Or…Three Things I've Learned From Being The Subject
When Dan asked me to collaborate with him on this project, I was very enthusiastic. For me it was more than just a chance to get show off my skills as a costumer, it was a chance to be in front of the lens. As a photographer myself, this was a chance to do a photo series without ever picking up a camera. It was a chance to collaborate on a story, and tell it from a different angle than I had experienced in the past. So I jumped on it.
I’ve learned a lot from being in front of the camera, and I’ve had a chance to experience what models (granted, I’m no Derek Zoolander) experience when working with a photographer. Let me tell you, it’s not an easy gig.
Out of everything I’ve learned so far, there are three things that stand out as the most important in our adventure capturing Picture Me, Loving You.
1. Standing Still is Not Easy
First of all, it’s really, really tough to stand still. To stand motionless for long periods of time while a photographer shoots a long exposure sounds easy at first, but after about the 20th 30 second exposure standing in the cold at an awkward angle with a heavy mask awkwardly juxtaposed on your body (unbeknownst to the photographer, of course), you begin to realize that you have limits to this whole “standing still” thing. Fortunately for me, that week in high school over Christmas where I modeled in the “Living Christmas Portraits” series came in really handy.
Standing for long periods of time was definitely a theme, and, at times was way more uncomfortable than I ever imagined it could be. I remember one shoot, in particular, when I was going to meet Dan and I was somewhat dreading the night. I was exhausted and concerned that with the weight of the character I had to dress up in that I wouldn’t be able to survive that day. While driving to meet up with Dan, the podcast I was listening to brought sudden inspiration. “I love this man because he puts art before comfort, as I do,” – Clive Barker, Nerdist Podcast #590. This quote, in the context of my trip to see Dan was definitely timely. It reminded me that we both were both making sacrifices for our art, and it strengthened me for the night of shooting in a dark cavern in the middle of nowhere.
2. When in Public, People are Curious
Standing in the cold in the middle of nowhere isn’t the only hazard of working with Dan though. There’s also being in public. You see, the public and my costumes have an odd relationship. There’s a bit of “instant celebrity” that comes with wearing Starlite or my Chicken around Market Square in Knoxville. Normal people are always curious about what we’re doing, and drunk people are always more curious. Sometimes they’re too curious. This always makes for awkward situations. Thankfully, our nights out in public were fairly safe. We fell more to the side of “instant celebrity” than “freak show”, and we had many people asking for pictures of us in public. I think a lot of this has to do with the fact that it wasn’t just one of us. As I have learned over the years, there’s strength in numbers when it comes to costuming:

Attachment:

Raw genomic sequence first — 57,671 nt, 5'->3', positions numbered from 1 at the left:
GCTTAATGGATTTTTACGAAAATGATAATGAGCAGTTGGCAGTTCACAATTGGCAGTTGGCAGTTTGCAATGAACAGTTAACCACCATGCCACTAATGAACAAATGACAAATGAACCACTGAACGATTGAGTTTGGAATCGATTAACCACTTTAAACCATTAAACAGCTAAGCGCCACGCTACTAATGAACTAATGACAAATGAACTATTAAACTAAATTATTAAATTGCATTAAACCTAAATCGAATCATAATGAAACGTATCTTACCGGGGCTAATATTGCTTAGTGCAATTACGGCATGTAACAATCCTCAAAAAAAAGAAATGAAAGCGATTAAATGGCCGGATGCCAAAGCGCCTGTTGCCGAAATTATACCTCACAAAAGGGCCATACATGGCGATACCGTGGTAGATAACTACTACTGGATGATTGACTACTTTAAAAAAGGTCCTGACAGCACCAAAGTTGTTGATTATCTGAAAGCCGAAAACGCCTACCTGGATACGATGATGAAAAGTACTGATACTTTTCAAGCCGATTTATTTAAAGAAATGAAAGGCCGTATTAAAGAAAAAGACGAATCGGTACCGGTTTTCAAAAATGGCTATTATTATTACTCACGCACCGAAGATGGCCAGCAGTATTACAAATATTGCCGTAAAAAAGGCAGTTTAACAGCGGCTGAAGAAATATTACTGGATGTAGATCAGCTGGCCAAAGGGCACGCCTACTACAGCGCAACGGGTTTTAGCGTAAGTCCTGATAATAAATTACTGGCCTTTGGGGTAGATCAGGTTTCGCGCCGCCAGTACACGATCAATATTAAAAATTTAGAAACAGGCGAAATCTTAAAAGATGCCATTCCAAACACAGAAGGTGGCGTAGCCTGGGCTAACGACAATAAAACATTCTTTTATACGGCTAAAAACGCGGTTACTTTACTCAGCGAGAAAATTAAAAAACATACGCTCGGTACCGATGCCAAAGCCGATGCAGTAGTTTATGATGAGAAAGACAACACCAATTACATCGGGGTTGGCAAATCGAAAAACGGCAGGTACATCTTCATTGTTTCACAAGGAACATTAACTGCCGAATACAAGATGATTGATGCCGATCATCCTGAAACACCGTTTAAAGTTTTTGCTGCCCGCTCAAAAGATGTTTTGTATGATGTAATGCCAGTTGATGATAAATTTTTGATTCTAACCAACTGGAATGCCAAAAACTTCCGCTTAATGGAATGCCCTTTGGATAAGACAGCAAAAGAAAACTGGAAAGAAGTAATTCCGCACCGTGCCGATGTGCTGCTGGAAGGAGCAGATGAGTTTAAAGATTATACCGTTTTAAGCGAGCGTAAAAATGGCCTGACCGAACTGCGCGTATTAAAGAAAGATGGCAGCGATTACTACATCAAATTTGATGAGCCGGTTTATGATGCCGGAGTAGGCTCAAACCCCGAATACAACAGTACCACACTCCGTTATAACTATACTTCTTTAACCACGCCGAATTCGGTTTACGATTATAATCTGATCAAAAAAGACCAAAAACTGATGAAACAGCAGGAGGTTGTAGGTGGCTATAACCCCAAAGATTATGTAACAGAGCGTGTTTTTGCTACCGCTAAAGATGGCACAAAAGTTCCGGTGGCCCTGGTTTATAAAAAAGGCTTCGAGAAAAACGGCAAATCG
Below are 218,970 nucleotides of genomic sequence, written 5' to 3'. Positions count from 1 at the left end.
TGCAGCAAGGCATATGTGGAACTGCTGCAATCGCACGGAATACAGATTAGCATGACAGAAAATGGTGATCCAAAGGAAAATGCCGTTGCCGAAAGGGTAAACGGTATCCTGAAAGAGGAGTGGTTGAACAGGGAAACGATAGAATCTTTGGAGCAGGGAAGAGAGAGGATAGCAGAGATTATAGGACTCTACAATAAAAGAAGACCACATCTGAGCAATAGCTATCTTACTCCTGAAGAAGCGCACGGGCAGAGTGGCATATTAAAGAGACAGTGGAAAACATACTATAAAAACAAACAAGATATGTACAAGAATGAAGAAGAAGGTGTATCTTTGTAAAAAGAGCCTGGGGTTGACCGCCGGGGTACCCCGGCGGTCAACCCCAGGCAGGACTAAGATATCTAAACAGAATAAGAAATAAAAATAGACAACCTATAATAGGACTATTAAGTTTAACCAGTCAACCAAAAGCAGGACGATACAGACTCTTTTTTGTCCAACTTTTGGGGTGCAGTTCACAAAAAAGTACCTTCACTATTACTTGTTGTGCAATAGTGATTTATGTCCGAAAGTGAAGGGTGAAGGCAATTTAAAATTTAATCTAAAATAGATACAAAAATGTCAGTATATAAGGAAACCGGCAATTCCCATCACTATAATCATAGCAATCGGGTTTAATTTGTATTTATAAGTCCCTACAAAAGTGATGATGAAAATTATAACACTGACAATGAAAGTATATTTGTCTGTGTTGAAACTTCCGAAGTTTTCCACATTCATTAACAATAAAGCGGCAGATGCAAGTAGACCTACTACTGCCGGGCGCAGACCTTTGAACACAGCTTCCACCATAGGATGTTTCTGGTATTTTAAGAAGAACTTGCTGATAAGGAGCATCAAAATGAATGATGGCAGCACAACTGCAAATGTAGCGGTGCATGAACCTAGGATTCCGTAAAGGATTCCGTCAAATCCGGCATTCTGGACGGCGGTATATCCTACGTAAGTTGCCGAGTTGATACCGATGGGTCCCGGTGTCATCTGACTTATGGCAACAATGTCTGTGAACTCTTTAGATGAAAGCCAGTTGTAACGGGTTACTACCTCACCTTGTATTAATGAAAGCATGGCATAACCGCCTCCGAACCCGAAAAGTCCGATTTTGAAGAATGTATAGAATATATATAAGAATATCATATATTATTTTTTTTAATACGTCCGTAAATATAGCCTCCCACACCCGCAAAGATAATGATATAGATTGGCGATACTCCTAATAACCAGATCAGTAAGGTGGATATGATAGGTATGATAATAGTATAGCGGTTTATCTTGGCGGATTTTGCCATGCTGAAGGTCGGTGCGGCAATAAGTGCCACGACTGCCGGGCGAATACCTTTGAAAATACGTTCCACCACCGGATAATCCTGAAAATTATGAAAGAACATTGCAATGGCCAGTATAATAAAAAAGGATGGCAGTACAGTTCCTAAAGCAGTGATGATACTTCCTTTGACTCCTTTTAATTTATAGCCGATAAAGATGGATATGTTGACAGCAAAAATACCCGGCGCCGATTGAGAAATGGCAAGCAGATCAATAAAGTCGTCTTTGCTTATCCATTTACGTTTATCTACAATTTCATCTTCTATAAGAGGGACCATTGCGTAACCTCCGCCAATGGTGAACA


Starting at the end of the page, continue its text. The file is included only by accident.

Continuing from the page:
3. Suffering For Fashion is a Real Thing
Suffering comes in many forms when working with Dan… on this project… If it’s not from dealing with drunkards or freezing my tail off while getting a terrible cramp from standing in the same position for hours, it’s at the hand of my own costumes. Yes, suffering for fashion is an actual thing. I am committed when it comes to the look of the characters I’ve created over the years, and I’ve found many ways to both achieve the visual representation of the creature I’m creating and torture myself at the same time. It’s a rare art form that I hear is common amongst both fashionistas and top-notch character actors.
I’ve learned a lot about how to improve the costumes I’ve made over the years through this project. I’ve learned where to improve the suits I’ve designed and how to actually make them comfortable and mobile. I’ve learned that it’s not easy to really understand these things until you’ve worn enough of them to go, “Oh, wow, yeah. I should have done this way differently.” As a result, the costumes I’m working on today have very little resemblance to the characters I’ve made in the past. I’m getting better and improving through rigorous testing and research thanks to Dan and this project.
Overall, this project has taught me much more than how to stand still, deal with people in public while dressed as a white horse, and suffer for my fashion. Picture Me, Loving You has been a series that has taught me how to be a better collaborator, a subject, and a photographer as well. It’s been a labor of blood, fur, sweat and tears, but it’s been awesome. I could go on and on, but suffice it to say, I cannot wait to share this series with you all.